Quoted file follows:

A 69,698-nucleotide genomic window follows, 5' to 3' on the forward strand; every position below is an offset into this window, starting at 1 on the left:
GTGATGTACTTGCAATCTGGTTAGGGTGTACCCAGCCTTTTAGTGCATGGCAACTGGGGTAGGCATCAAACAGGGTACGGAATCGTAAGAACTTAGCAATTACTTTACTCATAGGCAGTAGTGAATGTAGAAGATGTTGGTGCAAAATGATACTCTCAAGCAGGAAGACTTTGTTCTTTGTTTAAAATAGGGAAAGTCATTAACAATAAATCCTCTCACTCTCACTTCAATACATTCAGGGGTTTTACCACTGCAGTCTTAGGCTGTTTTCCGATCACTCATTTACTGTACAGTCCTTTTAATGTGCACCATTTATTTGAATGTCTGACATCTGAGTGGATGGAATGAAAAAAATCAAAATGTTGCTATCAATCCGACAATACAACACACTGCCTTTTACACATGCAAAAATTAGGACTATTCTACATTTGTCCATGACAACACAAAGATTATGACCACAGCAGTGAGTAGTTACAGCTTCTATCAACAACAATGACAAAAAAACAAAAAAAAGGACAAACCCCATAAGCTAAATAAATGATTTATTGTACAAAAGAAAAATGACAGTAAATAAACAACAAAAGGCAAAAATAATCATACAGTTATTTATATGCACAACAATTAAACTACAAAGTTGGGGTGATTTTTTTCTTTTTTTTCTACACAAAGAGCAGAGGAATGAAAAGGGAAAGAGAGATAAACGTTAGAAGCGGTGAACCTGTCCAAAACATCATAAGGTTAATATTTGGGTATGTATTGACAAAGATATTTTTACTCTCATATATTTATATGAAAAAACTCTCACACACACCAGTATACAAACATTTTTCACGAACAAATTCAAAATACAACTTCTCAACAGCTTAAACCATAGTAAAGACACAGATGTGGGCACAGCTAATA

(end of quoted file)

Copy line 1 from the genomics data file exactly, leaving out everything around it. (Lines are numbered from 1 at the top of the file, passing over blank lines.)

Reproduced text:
A 69,698-nucleotide genomic window follows, 5' to 3' on the forward strand; every position below is an offset into this window, starting at 1 on the left: